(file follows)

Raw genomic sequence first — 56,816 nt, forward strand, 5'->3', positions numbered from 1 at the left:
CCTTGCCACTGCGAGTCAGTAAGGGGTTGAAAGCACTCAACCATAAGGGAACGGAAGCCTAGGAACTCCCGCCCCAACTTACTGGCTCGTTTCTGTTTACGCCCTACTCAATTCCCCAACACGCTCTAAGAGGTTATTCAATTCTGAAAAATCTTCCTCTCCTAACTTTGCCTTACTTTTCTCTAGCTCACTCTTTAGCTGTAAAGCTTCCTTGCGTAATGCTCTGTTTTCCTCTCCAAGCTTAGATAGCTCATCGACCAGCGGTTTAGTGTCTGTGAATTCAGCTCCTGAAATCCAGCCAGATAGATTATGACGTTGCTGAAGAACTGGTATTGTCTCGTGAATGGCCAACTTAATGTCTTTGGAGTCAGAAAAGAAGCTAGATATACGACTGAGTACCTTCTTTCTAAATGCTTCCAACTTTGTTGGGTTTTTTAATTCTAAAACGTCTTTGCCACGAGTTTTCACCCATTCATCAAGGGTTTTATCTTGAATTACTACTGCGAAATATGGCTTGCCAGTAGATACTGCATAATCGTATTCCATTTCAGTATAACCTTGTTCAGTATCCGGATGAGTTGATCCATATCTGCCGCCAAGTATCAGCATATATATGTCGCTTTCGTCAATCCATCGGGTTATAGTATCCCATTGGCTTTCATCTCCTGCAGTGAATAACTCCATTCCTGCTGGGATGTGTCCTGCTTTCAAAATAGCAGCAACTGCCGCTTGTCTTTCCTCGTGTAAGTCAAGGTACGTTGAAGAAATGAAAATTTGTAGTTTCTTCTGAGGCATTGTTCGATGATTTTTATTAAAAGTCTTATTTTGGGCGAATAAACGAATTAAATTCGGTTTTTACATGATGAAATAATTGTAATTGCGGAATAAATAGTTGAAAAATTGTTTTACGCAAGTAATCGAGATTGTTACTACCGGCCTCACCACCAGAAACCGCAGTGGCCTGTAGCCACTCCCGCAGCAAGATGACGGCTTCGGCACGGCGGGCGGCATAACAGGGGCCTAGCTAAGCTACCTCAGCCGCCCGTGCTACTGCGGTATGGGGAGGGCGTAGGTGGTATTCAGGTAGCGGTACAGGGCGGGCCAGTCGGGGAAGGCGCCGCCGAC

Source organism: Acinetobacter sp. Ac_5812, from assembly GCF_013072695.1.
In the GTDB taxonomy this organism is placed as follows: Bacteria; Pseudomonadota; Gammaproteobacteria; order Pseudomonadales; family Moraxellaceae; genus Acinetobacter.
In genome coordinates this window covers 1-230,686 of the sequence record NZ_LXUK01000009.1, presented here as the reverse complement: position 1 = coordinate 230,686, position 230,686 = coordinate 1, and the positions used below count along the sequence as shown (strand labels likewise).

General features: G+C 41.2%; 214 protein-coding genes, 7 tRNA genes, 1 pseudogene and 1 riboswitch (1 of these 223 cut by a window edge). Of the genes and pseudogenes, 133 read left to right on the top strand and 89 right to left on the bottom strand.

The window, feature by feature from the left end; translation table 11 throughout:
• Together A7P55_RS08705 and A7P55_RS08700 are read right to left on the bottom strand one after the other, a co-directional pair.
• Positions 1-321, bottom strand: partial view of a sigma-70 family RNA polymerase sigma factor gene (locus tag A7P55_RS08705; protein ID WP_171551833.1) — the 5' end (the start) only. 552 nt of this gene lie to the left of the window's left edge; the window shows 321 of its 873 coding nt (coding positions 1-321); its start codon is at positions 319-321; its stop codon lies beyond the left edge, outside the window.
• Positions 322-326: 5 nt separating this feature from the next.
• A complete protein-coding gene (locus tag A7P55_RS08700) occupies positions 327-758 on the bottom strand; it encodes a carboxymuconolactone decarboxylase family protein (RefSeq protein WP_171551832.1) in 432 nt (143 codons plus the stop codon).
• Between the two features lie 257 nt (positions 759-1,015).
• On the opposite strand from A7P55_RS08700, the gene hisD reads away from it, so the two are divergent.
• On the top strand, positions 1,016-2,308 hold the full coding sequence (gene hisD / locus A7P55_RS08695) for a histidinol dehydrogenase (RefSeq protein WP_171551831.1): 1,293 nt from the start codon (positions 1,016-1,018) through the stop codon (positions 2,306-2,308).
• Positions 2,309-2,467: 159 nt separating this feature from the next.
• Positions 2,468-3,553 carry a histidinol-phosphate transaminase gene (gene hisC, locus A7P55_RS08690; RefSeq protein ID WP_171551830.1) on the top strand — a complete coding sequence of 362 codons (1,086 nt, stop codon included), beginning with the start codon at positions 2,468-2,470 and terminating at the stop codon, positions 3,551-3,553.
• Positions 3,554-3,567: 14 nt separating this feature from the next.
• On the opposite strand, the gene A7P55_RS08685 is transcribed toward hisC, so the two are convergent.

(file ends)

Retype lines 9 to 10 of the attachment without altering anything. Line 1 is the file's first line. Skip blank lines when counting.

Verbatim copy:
• Positions 1-321, bottom strand: partial view of a sigma-70 family RNA polymerase sigma factor gene (locus tag A7P55_RS08705; protein ID WP_171551833.1) — the 5' end (the start) only. 552 nt of this gene lie to the left of the window's left edge; the window shows 321 of its 873 coding nt (coding positions 1-321); its start codon is at positions 319-321; its stop codon lies beyond the left edge, outside the window.
• Positions 322-326: 5 nt separating this feature from the next.